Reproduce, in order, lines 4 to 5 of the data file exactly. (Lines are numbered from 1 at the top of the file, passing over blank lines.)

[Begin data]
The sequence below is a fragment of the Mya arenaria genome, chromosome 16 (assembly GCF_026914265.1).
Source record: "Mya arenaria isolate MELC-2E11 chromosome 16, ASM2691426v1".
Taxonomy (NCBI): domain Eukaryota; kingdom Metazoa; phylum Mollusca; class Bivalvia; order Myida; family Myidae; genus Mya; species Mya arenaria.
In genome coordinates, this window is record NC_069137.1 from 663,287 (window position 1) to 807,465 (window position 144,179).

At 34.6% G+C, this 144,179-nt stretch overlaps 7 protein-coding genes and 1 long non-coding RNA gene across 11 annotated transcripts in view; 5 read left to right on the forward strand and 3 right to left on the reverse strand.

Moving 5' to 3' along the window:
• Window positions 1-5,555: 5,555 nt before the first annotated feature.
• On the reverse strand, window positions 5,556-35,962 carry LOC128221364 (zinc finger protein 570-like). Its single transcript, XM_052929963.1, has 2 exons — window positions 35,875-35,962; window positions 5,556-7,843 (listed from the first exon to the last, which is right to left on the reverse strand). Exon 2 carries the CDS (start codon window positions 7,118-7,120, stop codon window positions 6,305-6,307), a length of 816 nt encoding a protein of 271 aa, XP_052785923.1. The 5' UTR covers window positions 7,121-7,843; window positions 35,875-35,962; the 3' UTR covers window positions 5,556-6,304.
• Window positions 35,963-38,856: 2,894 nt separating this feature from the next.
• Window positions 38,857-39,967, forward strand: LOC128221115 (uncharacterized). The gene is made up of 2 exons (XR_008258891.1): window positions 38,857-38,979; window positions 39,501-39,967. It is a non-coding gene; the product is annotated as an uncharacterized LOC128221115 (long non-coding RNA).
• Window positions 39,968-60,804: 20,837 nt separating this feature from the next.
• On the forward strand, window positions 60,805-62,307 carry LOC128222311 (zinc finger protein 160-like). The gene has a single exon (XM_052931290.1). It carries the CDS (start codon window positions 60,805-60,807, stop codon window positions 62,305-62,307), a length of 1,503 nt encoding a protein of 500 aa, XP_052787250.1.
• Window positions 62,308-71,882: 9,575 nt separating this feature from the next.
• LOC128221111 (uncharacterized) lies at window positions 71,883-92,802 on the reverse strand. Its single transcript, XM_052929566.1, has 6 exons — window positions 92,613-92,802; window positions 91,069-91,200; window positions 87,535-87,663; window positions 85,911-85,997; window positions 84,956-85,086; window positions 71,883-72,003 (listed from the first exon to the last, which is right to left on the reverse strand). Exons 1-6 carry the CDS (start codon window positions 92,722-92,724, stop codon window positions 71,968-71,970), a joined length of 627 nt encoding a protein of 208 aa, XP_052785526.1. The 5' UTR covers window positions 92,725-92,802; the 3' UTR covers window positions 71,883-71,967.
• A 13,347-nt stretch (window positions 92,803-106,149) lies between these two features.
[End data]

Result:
In genome coordinates, this window is record NC_069137.1 from 663,287 (window position 1) to 807,465 (window position 144,179).

At 34.6% G+C, this 144,179-nt stretch overlaps 7 protein-coding genes and 1 long non-coding RNA gene across 11 annotated transcripts in view; 5 read left to right on the forward strand and 3 right to left on the reverse strand.